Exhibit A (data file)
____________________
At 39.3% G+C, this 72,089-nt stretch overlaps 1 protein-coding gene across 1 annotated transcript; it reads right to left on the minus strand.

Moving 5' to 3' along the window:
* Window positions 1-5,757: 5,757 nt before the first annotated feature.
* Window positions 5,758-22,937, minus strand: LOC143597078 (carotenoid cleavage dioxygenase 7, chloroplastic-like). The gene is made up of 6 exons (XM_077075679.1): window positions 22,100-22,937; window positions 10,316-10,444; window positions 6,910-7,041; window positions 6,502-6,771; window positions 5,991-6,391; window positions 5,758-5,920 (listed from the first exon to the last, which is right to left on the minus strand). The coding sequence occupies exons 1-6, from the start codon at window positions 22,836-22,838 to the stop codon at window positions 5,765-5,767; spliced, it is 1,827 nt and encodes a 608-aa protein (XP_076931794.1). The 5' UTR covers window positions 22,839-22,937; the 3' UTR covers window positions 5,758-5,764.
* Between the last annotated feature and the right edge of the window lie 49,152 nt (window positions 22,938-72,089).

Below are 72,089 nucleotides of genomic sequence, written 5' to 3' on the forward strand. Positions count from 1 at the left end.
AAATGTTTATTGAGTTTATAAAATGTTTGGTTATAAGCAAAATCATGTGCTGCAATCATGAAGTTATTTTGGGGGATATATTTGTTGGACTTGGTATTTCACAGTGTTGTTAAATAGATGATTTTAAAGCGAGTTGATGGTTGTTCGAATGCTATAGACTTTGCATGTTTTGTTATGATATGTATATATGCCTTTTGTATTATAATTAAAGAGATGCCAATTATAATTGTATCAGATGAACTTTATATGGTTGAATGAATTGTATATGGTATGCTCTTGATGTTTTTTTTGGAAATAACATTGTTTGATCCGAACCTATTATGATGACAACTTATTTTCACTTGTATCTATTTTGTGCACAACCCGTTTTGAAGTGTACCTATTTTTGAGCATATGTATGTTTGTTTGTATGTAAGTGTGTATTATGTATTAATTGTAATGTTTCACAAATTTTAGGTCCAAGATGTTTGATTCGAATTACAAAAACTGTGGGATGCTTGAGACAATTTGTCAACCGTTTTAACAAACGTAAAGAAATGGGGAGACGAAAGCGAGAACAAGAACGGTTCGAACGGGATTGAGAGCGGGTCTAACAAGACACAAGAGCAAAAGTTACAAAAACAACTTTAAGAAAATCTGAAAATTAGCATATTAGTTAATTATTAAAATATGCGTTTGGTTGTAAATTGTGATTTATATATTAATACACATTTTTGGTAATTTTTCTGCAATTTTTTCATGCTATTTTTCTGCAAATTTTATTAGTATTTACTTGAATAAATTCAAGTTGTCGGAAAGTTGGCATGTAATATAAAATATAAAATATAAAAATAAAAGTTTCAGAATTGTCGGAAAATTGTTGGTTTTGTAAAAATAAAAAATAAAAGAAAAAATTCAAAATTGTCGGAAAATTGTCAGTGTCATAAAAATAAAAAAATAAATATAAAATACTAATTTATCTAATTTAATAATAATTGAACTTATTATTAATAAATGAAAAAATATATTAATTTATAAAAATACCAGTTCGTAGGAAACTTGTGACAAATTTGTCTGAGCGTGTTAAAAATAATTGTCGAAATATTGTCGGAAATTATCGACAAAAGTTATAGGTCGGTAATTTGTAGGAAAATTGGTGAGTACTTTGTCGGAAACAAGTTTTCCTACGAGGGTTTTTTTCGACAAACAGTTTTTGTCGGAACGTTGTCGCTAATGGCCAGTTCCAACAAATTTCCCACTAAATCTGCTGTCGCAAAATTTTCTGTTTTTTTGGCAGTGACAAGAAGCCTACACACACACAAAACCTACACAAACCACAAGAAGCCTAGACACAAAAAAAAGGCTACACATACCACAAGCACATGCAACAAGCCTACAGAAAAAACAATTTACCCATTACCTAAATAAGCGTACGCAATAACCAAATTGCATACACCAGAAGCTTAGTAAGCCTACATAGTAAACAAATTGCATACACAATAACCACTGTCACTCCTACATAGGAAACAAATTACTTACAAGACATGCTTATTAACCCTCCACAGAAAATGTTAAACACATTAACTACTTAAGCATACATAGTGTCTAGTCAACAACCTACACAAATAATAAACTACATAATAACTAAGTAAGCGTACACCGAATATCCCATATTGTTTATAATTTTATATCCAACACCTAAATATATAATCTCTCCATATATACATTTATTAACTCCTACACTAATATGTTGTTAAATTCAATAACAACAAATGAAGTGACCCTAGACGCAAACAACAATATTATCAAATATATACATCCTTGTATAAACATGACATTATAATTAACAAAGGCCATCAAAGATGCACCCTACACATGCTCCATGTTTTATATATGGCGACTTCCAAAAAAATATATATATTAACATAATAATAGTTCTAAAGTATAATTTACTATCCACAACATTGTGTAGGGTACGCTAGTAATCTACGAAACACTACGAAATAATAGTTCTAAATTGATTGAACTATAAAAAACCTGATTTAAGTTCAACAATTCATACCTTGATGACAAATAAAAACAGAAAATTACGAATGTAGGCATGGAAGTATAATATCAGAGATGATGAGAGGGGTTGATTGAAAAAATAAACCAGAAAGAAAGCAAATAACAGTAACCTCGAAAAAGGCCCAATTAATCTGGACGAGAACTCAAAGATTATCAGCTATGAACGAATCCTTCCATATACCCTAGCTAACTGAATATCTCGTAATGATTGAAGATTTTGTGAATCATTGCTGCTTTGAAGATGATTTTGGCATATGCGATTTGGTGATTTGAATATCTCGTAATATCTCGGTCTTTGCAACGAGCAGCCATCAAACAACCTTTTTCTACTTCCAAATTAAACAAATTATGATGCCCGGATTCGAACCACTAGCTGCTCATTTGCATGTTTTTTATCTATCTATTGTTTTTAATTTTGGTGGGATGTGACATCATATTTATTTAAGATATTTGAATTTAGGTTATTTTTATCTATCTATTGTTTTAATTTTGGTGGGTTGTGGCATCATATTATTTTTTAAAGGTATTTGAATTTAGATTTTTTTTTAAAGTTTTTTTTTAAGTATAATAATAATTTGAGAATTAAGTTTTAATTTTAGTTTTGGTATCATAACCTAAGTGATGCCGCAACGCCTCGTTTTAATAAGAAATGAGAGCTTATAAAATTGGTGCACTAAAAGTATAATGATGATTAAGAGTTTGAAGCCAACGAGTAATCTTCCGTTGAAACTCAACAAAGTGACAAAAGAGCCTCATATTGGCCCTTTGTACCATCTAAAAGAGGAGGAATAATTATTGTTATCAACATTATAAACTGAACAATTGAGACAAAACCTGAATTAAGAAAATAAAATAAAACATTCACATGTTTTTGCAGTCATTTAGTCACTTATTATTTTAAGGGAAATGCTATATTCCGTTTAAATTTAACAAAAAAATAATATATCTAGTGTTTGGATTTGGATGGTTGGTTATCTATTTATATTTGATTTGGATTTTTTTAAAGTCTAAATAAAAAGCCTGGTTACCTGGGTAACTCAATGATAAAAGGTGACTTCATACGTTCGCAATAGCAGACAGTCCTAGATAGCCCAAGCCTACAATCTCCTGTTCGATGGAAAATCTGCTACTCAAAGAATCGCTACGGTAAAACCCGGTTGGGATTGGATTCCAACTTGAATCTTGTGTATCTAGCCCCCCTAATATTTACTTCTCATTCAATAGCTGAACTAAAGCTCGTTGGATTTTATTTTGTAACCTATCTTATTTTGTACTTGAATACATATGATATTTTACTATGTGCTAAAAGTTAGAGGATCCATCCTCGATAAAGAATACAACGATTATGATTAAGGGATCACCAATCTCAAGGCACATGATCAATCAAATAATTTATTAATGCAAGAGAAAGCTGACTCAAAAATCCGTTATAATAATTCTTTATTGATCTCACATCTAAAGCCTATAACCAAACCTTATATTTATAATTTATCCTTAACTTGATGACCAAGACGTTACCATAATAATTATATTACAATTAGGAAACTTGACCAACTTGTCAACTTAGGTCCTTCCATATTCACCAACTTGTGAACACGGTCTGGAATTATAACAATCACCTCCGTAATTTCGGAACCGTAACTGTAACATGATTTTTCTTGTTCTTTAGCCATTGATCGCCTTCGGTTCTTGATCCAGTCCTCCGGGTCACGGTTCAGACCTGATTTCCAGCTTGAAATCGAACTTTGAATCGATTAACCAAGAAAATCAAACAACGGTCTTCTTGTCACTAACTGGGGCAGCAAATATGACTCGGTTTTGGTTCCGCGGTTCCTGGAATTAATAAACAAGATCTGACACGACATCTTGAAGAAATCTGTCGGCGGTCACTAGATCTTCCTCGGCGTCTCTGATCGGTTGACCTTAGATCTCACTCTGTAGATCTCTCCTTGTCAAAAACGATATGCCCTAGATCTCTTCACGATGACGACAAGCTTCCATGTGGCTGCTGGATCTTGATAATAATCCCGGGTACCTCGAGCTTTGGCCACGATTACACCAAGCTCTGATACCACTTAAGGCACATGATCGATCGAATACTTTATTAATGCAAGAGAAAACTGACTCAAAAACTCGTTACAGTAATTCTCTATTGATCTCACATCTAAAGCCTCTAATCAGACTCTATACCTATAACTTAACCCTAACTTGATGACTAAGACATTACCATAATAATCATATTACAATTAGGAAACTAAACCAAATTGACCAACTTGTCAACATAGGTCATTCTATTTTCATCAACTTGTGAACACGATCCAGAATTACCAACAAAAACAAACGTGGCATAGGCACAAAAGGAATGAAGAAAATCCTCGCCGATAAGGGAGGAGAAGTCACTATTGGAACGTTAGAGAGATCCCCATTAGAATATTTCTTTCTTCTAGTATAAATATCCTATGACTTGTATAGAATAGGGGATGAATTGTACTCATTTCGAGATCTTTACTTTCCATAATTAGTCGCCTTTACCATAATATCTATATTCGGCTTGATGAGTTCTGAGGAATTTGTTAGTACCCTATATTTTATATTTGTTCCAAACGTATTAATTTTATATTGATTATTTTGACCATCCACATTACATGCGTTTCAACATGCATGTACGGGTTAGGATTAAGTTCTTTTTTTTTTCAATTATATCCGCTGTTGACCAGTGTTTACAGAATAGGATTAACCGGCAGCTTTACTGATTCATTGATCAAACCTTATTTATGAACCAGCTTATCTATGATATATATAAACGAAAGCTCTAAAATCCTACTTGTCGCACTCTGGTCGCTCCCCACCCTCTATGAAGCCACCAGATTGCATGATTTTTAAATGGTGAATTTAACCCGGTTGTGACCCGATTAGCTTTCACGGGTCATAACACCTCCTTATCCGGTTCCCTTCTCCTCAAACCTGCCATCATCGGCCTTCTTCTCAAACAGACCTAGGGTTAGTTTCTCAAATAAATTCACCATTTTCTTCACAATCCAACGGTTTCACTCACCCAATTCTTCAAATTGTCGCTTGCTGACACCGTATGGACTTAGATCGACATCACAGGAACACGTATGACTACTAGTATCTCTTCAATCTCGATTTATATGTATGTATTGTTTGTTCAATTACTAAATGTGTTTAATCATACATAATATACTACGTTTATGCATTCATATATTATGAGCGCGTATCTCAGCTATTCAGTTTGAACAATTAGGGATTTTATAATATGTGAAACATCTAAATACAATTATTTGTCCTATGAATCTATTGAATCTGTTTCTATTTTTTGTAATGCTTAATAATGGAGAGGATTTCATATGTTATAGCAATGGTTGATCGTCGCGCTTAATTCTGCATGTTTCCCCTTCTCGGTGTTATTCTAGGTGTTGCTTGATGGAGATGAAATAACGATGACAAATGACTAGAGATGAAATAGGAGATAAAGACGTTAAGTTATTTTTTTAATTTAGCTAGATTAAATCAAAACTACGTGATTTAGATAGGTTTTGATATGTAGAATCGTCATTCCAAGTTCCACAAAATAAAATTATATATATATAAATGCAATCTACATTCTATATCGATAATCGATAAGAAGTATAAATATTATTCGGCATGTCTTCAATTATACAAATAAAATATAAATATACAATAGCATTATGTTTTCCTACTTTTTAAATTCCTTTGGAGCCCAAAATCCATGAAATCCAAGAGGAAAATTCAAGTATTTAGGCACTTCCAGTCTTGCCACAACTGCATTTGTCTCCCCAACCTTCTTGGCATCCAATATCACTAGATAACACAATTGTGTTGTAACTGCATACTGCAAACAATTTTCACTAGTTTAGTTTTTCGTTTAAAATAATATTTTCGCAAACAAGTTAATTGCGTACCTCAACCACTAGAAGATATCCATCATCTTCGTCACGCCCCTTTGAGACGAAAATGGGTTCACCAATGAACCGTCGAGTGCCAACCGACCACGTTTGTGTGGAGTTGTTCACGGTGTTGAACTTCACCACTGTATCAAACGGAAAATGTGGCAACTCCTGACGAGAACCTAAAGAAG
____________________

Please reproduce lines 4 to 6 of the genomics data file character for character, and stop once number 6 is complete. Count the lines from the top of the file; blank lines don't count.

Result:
* Window positions 5,758-22,937, minus strand: LOC143597078 (carotenoid cleavage dioxygenase 7, chloroplastic-like). The gene is made up of 6 exons (XM_077075679.1): window positions 22,100-22,937; window positions 10,316-10,444; window positions 6,910-7,041; window positions 6,502-6,771; window positions 5,991-6,391; window positions 5,758-5,920 (listed from the first exon to the last, which is right to left on the minus strand). The coding sequence occupies exons 1-6, from the start codon at window positions 22,836-22,838 to the stop codon at window positions 5,765-5,767; spliced, it is 1,827 nt and encodes a 608-aa protein (XP_076931794.1). The 5' UTR covers window positions 22,839-22,937; the 3' UTR covers window positions 5,758-5,764.
* Between the last annotated feature and the right edge of the window lie 49,152 nt (window positions 22,938-72,089).

Below are 72,089 nucleotides of genomic sequence, written 5' to 3' on the forward strand. Positions count from 1 at the left end.